In 1933 the company Oslo Telefonanlegg set up a public design contest to make a standardized telephonebooth that was not to cost more than 1000 NOK and was sturdy and easy to assemble. Among 93 contributions, the arcitect Georg Fredrik Fasting won the contest, with his booth called "Riks". It was red and functional, made in iron and glass.
The need for phonebooths was raised in a time when a telephone was expensive and hard to get, and cellphones did not yet exist. During the 1970-80's there was over 6000 of these booths, all over Norway. But when the private phones got more and more comon, and the cellphone got very popular in the 1990's, the need for phonebooths decreased as well. And because of vandalism and low profit, there is almost no booths left at small places in Norway today.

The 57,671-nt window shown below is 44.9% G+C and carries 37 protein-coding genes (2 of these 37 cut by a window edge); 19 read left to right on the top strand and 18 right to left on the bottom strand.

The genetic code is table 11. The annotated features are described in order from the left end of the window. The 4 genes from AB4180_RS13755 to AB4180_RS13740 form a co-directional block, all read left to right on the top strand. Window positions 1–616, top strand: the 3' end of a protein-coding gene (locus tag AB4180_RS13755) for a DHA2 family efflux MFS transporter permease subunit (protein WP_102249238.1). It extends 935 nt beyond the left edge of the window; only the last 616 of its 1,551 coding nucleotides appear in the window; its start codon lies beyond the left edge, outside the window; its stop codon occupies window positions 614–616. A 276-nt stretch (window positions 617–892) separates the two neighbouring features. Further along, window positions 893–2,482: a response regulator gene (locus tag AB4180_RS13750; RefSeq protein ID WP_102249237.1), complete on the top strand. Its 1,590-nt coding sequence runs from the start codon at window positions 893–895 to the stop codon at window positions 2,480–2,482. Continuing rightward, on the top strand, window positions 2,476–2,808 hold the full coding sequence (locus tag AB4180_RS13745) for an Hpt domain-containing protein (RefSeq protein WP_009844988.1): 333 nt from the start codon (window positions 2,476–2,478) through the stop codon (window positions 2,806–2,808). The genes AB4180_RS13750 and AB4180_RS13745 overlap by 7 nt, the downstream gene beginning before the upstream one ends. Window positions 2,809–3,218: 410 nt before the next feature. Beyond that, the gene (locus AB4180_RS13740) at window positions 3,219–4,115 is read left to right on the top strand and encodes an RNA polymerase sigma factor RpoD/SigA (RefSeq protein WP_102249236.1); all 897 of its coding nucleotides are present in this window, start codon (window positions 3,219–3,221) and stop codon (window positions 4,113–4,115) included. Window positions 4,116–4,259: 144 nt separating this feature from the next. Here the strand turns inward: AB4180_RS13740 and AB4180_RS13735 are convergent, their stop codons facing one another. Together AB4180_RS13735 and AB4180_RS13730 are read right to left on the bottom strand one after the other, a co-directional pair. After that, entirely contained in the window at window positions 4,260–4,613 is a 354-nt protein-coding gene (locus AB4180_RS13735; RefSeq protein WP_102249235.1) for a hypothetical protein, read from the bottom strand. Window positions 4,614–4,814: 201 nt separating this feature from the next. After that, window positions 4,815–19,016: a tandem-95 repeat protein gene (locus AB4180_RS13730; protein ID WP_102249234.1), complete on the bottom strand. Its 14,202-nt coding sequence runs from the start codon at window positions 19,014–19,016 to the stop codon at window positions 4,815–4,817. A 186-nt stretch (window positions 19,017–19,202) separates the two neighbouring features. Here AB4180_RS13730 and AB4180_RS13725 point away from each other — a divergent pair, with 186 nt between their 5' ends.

In June 2007 the government signed an agreement with the phonecompany, to save the remaining 100 of the last 420 red phonebooths in Norway.
The booth in the picture is placed at Ruseløkkveien in Oslo.
Photo: by Stormel